Classical music has had a long history of lacking diversity, which is why Aaron P. Dworkin founded the Sphinx Organization in 1997 to encourage and support minorities in this art form. The name was inspired by the iconic Great Sphinx of Giza statue in Egypt, which “reflects the power, wisdom and persistence that characterize Sphinx’s participants," according to the Detroit-based organization's website.
Today, the Sphinx Organization’s programs reach more than 100,000 artists and students, while performances by the orchestras and ensembles are viewed and attended by more than two million people each year.
UMS recorded a special performance by the Sphinx Virtuosi, an orchestra of the Sphinx Organization, for its 2021 season of virtual programming, and the concert is streaming for free on ums.org through February 8. The program is titled This Is America and includes works by Michael Abels, Jessie Montgomery, and Xavier Foley. On the final day of the stream, there will also be a special conversation with three Sphinx artists: Gabriel Cabezas, Bill Neri, and Melissa White. Each musician will discuss the performance as well as talk about their musical careers. You can download a PDF for the This Is America concert notes here.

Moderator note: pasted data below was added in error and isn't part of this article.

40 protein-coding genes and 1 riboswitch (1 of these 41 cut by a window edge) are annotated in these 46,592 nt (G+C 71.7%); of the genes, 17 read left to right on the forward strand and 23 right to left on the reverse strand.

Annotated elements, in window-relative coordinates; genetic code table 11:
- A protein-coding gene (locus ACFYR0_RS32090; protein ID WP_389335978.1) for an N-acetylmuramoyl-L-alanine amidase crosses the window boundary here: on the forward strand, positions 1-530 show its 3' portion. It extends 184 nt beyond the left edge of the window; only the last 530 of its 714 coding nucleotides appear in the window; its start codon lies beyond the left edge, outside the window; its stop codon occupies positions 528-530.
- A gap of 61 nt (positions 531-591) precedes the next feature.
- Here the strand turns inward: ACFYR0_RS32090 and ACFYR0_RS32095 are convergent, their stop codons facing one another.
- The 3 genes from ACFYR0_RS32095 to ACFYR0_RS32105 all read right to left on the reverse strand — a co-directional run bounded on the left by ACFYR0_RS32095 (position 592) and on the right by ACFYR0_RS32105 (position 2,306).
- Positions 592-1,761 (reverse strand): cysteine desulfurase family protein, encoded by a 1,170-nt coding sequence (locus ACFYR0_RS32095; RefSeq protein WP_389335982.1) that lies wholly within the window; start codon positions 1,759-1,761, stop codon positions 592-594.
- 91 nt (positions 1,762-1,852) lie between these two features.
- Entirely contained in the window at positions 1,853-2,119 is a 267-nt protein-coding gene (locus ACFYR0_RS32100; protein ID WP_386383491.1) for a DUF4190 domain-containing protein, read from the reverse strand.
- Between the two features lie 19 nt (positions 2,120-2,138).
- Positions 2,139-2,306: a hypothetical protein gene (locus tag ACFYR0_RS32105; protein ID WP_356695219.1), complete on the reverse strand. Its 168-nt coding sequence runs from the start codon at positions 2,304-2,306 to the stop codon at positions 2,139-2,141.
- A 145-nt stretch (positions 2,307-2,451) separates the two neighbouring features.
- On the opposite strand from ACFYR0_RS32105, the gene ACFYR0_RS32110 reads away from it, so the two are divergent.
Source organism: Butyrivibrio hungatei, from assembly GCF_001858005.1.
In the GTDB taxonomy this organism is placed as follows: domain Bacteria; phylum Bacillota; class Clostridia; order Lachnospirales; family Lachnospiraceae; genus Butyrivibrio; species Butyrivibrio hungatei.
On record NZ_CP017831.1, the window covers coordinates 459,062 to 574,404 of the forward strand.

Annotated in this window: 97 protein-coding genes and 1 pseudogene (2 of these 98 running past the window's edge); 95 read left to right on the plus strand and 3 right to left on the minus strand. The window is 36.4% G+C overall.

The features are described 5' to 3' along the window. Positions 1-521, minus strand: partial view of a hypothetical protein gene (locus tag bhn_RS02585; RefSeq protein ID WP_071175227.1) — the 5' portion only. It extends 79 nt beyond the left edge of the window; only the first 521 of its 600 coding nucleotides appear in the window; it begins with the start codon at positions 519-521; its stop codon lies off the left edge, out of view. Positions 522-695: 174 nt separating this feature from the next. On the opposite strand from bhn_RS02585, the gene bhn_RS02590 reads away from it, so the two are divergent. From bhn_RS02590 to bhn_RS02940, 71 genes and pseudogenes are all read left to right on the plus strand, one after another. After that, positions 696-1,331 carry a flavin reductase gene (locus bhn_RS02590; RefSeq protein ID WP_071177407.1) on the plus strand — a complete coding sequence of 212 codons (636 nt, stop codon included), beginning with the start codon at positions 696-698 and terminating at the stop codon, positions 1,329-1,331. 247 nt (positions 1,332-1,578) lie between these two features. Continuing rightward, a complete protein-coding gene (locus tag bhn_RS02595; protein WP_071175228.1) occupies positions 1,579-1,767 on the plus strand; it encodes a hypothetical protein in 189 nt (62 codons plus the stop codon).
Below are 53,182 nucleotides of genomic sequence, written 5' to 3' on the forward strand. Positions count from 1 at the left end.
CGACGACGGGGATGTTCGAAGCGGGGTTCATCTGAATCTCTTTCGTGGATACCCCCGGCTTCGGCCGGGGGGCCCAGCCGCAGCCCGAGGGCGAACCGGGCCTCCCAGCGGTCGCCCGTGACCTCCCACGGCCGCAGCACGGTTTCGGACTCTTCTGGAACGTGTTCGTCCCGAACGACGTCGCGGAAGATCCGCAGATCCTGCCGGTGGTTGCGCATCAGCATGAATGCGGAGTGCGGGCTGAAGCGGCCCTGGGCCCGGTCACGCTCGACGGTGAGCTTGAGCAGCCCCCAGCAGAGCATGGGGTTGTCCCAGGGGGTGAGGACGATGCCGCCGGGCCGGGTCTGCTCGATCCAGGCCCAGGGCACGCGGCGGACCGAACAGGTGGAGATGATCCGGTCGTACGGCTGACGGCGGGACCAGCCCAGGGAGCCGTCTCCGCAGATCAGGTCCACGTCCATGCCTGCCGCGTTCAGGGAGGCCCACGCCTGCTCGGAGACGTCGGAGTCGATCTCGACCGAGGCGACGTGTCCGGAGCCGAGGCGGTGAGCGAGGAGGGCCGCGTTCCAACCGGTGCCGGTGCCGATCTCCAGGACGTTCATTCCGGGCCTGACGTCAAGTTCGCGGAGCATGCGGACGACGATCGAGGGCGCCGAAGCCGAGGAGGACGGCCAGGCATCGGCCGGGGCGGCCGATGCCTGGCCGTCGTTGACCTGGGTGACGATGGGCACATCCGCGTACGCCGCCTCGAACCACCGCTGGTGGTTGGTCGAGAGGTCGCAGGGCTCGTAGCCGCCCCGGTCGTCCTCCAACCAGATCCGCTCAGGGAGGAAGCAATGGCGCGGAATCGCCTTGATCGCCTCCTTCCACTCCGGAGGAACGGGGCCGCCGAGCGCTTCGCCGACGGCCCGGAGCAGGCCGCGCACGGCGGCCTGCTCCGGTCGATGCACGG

A 2005 MacArthur Fellow, Aaron P. Dworkin was dean of the University of Michigan’s School of Music, Theatre & Dance and is now a tenured professor of arts leadership and entrepreneurship at SMTD who also hosts the weekly videocast Arts Engines; he currently serves as a strategic advisor for Sphinx. Afa S. Dworkin, his wife, is a celebrated violinist and educator who now leads the Sphinx Organization.
Afa S. Dworkin, who has been honored with the Kennedy Center’s Human Spirit Award and was named one of Detroit Crain’s 40 Under 40, has expanded Sphinx's outreach and range enormously during her tenure as president and artistic director.
I spoke to the Ann Arbor-based Afa S. Dworkin about the Sphinx Organization and the Virtuosi concert recorded for UMS.
Like any town, Ann Arbor has annual events that help define the place: Art Fair, University of Michigan's first home football game, the summer closings of nearly every road in downtown due to construction.
The Ark's annual Folk Festival is an important part of that list, too, but with the Covid-19 pandemic wreaking havoc on traditions big and small, the venue was forced to take the fest virtual for the 44th edition. This year's Folk Festival happens on January 29 and 30, along with a bonus show on the 31st featuring several of the previous days' performers to celebrate the life and music of the late John Prine, an Ark regular.